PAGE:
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Facebook apps verification wont stop malware

Security experts mock weak rogue apps controls

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Security researchers today said Facebook's new requirement that developers link legitimate accounts to their software won't stop rogue applications from infecting its users with adware. Facebook announced that it will now demand that developers verify a Facebook account to create new apps on the service.

"We're taking this step to preserve the integrity of Facebook Platform, ensuring that every application is associated with a valid and real Facebook account," Niket Biswas, an engineer and technical project manager on the platform engineering team, said in an entry on the Facebook developer blog. Developers can establish they have a legitimate Facebook account by confirming their mobile phone number or adding a credit card to the account. Facebook requires the same confirmation for users who want to upload large video files.

Although Biswas didn't mention rogue Facebook apps, the move was clearly aimed at trying to stop cybercriminals from building bogus software that dupes users into downloading other programs, including pop-up spewing adware.

"That's not going to hurt [the criminals] one little bit," said Roger Thompson, the chief technology officer for antivirus company AVG Technologies, in an instant message. Thompson has tracked several of the attacks against Facebook users launched by hackers on three consecutive weekends. "Facebook is entirely too open at the moment," Thompson added. "Anyone can be a developer, with no cost to them at all."

Rik Ferguson, a senior security advisor at Trend Micro, agreed. "What guarantees are there that any Facebook account is 'valid and real' in the first place?" he asked in a post today on Trend's CounterMeasures blog. "Secondly, proving access to a credit card or mobile phone is a whole different thing to proving ownership. If criminals or scammers, who we must assume have ready access to disposable mobile numbers and/or stolen credit cards, attach some of these bogus credentials to an already bogus account, where does that leave us?"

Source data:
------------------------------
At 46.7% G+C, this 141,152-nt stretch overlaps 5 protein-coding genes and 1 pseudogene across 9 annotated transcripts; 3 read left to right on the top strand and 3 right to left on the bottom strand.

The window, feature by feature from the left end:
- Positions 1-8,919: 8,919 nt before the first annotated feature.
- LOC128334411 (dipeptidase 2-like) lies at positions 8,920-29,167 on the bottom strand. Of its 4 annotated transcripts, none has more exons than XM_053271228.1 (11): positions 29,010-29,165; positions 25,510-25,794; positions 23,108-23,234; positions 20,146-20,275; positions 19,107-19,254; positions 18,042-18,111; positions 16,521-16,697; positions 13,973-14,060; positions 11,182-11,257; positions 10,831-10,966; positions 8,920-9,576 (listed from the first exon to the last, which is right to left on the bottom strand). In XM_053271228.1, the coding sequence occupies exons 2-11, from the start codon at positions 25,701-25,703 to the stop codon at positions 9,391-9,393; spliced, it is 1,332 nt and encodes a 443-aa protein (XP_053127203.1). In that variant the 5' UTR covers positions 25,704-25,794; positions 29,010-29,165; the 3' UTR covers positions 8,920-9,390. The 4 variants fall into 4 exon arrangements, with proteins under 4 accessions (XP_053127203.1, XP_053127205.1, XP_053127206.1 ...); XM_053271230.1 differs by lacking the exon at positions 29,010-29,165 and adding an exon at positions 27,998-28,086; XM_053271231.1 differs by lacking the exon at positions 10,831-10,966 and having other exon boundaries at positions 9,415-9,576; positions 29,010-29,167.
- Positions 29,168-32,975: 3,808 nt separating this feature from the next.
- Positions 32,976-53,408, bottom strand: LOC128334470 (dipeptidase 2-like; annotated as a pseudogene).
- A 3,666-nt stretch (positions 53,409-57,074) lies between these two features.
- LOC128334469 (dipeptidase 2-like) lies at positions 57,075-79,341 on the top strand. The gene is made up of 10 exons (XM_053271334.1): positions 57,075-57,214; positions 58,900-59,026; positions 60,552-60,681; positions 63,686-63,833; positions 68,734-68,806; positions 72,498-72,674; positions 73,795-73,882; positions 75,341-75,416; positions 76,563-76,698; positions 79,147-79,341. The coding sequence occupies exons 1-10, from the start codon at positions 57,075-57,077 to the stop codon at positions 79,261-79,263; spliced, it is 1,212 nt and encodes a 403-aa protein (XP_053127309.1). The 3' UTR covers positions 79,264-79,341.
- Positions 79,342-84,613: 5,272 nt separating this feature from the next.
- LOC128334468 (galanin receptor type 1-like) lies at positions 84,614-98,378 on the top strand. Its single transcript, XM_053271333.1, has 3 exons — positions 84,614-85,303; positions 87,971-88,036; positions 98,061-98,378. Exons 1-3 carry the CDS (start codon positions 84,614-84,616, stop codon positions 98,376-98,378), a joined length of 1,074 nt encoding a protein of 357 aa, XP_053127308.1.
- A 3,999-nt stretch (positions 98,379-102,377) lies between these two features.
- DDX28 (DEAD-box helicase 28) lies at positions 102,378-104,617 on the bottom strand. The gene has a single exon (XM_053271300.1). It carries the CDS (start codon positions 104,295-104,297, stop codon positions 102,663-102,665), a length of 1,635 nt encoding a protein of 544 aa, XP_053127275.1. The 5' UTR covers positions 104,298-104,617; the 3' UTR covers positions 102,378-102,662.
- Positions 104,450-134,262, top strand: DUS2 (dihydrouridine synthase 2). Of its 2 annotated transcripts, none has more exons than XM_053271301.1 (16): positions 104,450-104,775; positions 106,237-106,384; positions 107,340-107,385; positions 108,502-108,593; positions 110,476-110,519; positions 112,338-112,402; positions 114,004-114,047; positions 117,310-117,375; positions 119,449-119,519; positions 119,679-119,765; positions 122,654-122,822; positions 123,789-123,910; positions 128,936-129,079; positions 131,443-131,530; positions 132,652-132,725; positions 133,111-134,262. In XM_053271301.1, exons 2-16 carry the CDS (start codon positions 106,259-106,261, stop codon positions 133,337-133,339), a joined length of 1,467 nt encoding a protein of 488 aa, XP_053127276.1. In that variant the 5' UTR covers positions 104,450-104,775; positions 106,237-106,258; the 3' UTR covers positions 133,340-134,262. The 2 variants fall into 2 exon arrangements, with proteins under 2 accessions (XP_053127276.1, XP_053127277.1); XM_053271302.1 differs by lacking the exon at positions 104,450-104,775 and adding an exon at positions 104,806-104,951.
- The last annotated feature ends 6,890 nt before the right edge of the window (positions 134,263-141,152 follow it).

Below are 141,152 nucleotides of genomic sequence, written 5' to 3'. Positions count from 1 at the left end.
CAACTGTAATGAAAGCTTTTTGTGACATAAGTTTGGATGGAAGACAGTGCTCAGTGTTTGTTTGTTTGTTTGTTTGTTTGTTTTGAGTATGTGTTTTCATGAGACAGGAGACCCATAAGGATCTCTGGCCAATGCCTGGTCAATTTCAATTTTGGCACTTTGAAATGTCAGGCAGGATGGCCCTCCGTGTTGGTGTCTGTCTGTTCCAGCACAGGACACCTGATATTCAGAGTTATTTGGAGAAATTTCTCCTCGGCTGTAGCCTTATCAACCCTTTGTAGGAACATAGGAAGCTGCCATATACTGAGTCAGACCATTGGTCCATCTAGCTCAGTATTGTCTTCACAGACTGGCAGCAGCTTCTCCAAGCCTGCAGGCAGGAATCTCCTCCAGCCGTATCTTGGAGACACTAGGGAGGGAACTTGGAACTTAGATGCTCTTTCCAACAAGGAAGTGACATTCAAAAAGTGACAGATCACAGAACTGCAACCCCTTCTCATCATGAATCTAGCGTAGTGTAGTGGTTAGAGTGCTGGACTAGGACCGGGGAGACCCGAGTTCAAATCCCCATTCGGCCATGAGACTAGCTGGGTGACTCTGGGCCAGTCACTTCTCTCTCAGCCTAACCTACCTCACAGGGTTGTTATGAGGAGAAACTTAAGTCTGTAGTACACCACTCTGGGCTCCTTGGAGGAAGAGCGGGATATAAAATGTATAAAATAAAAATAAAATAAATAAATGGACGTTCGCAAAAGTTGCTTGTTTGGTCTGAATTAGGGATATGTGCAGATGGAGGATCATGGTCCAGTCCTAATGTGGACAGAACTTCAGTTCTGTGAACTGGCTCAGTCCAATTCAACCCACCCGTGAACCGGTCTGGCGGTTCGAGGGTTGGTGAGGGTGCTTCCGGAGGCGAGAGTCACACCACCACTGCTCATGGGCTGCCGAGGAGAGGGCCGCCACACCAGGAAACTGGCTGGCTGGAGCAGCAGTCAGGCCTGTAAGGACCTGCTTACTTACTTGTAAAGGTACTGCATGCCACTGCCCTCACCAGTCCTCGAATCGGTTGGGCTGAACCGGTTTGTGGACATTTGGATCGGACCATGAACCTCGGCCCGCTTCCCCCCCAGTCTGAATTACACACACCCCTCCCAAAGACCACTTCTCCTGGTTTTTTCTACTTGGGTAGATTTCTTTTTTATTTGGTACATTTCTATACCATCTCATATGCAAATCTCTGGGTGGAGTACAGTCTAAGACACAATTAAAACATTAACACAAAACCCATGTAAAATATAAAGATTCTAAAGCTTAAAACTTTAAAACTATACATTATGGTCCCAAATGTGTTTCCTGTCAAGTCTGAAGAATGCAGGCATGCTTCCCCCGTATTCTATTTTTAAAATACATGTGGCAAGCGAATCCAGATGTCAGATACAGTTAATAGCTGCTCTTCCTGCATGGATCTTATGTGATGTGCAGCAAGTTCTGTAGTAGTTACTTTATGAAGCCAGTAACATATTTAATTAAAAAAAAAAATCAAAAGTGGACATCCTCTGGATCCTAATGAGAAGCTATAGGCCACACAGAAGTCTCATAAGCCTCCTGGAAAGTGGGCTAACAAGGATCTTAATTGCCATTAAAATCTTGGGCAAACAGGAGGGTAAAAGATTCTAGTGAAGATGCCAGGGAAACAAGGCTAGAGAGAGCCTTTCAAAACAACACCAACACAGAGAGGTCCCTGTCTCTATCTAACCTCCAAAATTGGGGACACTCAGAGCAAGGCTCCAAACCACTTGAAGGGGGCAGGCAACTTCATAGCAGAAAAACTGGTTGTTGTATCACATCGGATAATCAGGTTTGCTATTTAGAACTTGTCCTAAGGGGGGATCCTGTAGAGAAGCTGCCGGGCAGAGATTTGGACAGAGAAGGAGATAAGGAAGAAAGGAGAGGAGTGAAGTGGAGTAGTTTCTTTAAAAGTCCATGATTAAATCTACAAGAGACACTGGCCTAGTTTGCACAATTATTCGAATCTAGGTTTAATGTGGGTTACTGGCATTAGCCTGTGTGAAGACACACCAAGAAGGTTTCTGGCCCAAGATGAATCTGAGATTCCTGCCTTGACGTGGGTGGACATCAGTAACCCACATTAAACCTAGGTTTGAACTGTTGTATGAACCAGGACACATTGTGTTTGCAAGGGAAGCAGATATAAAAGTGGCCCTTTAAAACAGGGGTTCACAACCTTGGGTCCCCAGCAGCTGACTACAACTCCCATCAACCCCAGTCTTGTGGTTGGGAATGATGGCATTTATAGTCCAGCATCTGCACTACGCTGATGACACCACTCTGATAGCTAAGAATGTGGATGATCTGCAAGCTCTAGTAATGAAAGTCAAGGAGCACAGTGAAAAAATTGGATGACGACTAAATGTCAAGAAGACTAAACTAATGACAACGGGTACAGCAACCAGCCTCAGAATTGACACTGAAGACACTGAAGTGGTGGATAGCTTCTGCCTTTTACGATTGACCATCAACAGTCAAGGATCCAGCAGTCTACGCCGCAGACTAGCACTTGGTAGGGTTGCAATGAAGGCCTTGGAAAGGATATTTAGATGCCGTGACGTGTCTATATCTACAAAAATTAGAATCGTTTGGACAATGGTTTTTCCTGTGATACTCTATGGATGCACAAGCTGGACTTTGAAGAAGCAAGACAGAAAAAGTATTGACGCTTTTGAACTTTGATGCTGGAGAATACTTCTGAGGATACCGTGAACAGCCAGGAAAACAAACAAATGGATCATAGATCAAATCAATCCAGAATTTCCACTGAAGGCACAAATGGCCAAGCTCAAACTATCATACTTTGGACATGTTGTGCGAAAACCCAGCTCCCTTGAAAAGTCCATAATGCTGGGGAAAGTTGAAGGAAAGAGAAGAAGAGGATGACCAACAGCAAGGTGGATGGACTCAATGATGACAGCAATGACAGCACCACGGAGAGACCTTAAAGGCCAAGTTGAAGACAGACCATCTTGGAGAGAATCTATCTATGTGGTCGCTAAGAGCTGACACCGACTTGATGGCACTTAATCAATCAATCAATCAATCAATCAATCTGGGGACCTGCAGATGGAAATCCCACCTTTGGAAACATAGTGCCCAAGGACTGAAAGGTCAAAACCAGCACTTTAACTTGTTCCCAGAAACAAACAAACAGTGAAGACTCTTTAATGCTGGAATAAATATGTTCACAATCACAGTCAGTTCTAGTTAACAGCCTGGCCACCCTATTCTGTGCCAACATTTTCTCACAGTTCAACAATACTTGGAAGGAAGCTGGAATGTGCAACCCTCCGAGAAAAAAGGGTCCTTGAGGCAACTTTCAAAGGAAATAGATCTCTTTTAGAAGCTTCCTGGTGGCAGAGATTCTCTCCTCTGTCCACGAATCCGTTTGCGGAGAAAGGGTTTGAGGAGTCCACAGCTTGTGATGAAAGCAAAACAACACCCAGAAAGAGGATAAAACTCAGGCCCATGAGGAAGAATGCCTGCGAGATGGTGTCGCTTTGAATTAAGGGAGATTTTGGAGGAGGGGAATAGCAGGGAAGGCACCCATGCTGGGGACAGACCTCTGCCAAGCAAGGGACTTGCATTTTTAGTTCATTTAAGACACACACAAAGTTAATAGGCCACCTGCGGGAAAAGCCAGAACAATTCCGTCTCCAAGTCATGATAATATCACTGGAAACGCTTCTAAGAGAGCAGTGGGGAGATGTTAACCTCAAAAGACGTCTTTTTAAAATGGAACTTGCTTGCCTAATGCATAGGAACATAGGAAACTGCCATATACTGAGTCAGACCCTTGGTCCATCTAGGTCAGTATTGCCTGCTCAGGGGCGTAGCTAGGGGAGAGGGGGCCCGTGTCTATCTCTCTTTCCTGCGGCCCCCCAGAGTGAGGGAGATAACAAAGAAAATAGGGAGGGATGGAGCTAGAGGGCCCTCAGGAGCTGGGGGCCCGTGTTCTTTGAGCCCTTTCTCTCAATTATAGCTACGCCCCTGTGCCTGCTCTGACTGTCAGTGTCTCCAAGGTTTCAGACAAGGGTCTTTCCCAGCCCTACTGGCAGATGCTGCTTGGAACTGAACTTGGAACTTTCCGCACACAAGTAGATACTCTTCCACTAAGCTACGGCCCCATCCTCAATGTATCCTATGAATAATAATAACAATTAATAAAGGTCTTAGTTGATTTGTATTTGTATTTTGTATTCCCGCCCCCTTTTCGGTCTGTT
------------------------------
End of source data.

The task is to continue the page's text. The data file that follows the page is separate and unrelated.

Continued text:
Ferguson answered his own question a moment later. "It leaves us with a fake 'confirmed' profile which is once again free to post any application content they choose, and it leaves Facebook incident handlers continuing to play Whac-A-Mole with the scammers," he said.

Both Ferguson and Thompson said that the only viable move Facebook could take would be to mimic Apple's App Store. Software for the iPhone and iPad must go through a review and approval process before Apple deigns to stick a program on its e-mart.

"If Facebook really wants to turn around the security situation when it comes to malicious or rogue content, then the only effective option is an application approval process, such as the ones already in place over on MySpace or on the Apple App Store," said Ferguson.

Thompson had the same idea, though he didn't think it was feasible for Facebook. "I don't think they can do much more without going to the App Store model, which is contrary to their business [model]," he said.

But Ferguson countered. "The effort that Facebook incident handlers currently put in to tracking down and suspending the ever-increasing volume of rogue apps would surely be better channeled into stopping them from appearing in the first place," he said.

For three weekends in a row, Facebook users have faced rogue app-based attacks that plant adware on their PCs. This week, users have dealt with a string of so-called "likejacking" attacks that spread links to malicious sites using Facebook's "Like" feature.



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